The Comparison Challenge – Super, Shares, Property

I received a question recently for my Ask an Expert column where the reader was comparing the annual income they received from their investment property, against the growth in the value of this superannuation fund. Their conclusion, looking at the numbers, was that they should sell the investment property and shift all the money to super.

But their comparison was flawed on multiple levels. So this week I thought I’d talk you through the differences across the main investment options to help you consider what the best path might be in your particular situation.

The first thing that we should make clear is that whilst it is true that for most of us with a lump of money to invest, we would consider the options of super, shares, and property, this is a little erroneous because superannuation is simply a tax structure. When you invest your money in super, it may be that the money is then flowing into shares or property. Whereas shares and property are asset classes, super is just an investment structure with concessional tax treatment.

Having covered that reservation off however, let’s now get on with the comparison because in a practical sense, this is the juggling act many of us would weigh up.

The first important thing to be mindful of, which was very relevant in this reader question, is that investment returns are the combination of income generated and capital growth. With the share fund for instance you will get some dividend income and then on average some capital growth. It could be for instance that you get 3.5% income, and 4.5% growth, so your total return is 8%.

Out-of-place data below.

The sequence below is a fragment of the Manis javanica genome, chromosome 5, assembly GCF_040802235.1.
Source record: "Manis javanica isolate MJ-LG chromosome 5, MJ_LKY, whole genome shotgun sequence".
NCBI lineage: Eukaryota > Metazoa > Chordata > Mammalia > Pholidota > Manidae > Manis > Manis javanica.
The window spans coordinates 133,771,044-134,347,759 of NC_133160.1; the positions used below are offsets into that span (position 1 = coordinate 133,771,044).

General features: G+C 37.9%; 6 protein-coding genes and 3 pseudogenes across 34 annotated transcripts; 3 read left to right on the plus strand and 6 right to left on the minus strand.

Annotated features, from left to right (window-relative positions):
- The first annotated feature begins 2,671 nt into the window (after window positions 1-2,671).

The reader was comparing the return of his Super fund to the income he generated from the property, but this is not a fair comparison. The income return on the property is only a part of its total return. To make anything like a fair comparison you would also need to include the capital appreciation on that property. Now of course that’s quite challenging. Until we actually sell the property, we don’t know exactly what it’s worth. We can look up broad property data, but that will be inflated by the money people have spent doing renovations and improvements to their properties. It’s also very imprecise and doesn’t necessarily reflect the position of your particular property. Nevertheless, if you do want to make a fair comparison, capital growth needs to be considered.

So here we arrive at our first challenge. What growth rate to apply to your investment property?

The next challenge though is the biggest. That is allowing for tax.

Firstly, when you see the return on your superannuation fund, it is important to recognise that this is an after-tax return. Super funds pay 15% tax on income, and 10% tax on capital gains. The return shown on your annual super statement is after this tax is paid.

In comparison, your investment portfolio outside of superannuation will quote returns before tax. Depending on your taxable income, the actual return you end up with will be quite different. To really make a fair comparison between your non super investment portfolio, and your superannuation investment portfolio, you really need to get the non super portfolio return adjusted down to the after-tax result. This is certainly not easy to do.

For starters we operate on a marginal tax system meaning that as your income moves through certain thresholds your tax rate increases. As you generate more income there is an increasing likelihood of you pushing into the next tax bracket, and whilst this doesn’t impact the income generated up to that threshold point, it does mean a higher rate of tax for the income at this higher level. For that reason it’s difficult to apply a blanket tax rate to your investment return, for instance 30%.

On top of this you have franking credits. Assuming your investment portfolio holds Australian shares, you will receive some tax credits reflecting the Australian tax that has been paid by the companies that you own shares in. If you are on a low marginal tax rate, it may be that the franking credits cover the tax liability on your investment income entirely. Indeed it could be that they are in excess of the tax liability, in which case you will be entitled to a refund.